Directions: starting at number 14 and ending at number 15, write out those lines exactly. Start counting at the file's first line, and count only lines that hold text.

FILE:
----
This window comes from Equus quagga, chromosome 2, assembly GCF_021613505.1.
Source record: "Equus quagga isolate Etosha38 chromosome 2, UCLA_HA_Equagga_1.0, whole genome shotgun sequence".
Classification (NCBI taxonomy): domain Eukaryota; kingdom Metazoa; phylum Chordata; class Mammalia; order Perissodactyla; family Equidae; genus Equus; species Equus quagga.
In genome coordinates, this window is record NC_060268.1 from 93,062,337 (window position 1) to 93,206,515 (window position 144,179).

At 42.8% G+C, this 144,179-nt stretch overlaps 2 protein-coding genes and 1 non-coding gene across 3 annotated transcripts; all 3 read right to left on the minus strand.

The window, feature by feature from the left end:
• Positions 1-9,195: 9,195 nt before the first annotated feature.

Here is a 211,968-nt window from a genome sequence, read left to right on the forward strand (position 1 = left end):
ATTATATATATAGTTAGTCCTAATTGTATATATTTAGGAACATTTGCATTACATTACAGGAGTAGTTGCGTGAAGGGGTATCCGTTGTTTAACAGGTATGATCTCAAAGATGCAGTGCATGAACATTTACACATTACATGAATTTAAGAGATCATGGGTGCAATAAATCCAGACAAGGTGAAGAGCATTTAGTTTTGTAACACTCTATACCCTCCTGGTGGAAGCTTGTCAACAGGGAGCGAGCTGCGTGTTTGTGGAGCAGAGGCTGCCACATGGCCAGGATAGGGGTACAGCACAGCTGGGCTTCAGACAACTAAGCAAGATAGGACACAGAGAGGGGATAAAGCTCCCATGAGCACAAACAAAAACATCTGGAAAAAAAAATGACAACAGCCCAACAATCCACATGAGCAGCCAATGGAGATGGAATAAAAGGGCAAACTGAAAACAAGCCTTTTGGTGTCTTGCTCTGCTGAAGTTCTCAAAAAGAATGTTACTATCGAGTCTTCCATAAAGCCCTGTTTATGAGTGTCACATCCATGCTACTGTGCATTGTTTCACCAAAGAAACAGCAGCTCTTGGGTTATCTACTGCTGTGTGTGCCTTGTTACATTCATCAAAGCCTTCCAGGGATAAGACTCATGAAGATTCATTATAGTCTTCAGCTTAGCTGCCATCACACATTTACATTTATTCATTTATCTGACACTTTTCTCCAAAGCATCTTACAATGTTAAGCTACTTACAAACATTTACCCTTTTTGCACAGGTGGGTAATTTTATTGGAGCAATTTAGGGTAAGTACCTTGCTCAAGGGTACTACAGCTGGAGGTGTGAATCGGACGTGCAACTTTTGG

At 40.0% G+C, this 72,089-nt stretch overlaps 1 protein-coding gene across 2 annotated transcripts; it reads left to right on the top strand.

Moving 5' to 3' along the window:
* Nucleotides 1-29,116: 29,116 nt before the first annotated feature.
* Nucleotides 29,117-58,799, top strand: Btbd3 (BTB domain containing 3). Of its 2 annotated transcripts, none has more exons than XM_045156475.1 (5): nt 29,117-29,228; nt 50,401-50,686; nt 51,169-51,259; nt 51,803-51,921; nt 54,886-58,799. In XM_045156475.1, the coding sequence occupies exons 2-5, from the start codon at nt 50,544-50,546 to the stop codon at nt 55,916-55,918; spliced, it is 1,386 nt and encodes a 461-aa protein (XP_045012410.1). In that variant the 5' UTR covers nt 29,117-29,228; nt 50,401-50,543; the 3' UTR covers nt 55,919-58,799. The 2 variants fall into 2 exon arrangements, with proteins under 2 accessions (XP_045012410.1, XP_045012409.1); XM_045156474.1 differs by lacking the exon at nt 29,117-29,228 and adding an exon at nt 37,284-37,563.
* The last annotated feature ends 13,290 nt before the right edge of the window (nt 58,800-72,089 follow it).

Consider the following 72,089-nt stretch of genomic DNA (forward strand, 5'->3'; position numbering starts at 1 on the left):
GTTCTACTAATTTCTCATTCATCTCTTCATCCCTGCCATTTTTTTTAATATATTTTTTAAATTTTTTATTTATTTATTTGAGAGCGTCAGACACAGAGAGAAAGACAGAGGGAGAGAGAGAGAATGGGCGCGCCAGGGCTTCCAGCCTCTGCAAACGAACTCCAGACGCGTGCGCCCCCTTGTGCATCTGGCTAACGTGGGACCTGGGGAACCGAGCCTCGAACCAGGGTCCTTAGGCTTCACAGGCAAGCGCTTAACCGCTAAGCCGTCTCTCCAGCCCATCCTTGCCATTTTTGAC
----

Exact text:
* The last annotated feature ends 13,290 nt before the right edge of the window (nt 58,800-72,089 follow it).

Consider the following 72,089-nt stretch of genomic DNA (forward strand, 5'->3'; position numbering starts at 1 on the left):